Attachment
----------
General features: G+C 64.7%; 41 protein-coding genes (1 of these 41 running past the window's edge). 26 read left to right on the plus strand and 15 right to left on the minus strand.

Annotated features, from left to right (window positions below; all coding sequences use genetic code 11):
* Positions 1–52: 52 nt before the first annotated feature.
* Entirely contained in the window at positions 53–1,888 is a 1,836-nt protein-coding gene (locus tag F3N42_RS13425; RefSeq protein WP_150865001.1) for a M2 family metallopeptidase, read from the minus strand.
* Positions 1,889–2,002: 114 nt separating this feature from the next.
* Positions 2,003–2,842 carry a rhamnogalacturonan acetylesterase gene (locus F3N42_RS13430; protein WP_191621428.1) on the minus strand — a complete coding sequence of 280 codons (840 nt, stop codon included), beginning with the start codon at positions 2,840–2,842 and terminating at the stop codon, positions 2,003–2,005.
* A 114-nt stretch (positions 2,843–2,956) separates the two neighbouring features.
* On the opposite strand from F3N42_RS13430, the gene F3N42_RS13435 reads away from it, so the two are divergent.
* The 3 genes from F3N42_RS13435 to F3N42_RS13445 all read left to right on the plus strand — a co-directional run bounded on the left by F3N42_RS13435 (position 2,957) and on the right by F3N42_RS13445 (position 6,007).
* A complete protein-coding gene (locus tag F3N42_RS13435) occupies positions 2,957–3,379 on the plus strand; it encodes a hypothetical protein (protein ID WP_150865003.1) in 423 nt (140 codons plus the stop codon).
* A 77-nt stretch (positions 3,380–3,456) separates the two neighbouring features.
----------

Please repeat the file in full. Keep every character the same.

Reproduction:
General features: G+C 64.7%; 41 protein-coding genes (1 of these 41 running past the window's edge). 26 read left to right on the plus strand and 15 right to left on the minus strand.

Annotated features, from left to right (window positions below; all coding sequences use genetic code 11):
* Positions 1–52: 52 nt before the first annotated feature.
* Entirely contained in the window at positions 53–1,888 is a 1,836-nt protein-coding gene (locus tag F3N42_RS13425; RefSeq protein WP_150865001.1) for a M2 family metallopeptidase, read from the minus strand.
* Positions 1,889–2,002: 114 nt separating this feature from the next.
* Positions 2,003–2,842 carry a rhamnogalacturonan acetylesterase gene (locus F3N42_RS13430; protein WP_191621428.1) on the minus strand — a complete coding sequence of 280 codons (840 nt, stop codon included), beginning with the start codon at positions 2,840–2,842 and terminating at the stop codon, positions 2,003–2,005.
* A 114-nt stretch (positions 2,843–2,956) separates the two neighbouring features.
* On the opposite strand from F3N42_RS13430, the gene F3N42_RS13435 reads away from it, so the two are divergent.
* The 3 genes from F3N42_RS13435 to F3N42_RS13445 all read left to right on the plus strand — a co-directional run bounded on the left by F3N42_RS13435 (position 2,957) and on the right by F3N42_RS13445 (position 6,007).
* A complete protein-coding gene (locus tag F3N42_RS13435) occupies positions 2,957–3,379 on the plus strand; it encodes a hypothetical protein (protein ID WP_150865003.1) in 423 nt (140 codons plus the stop codon).
* A 77-nt stretch (positions 3,380–3,456) separates the two neighbouring features.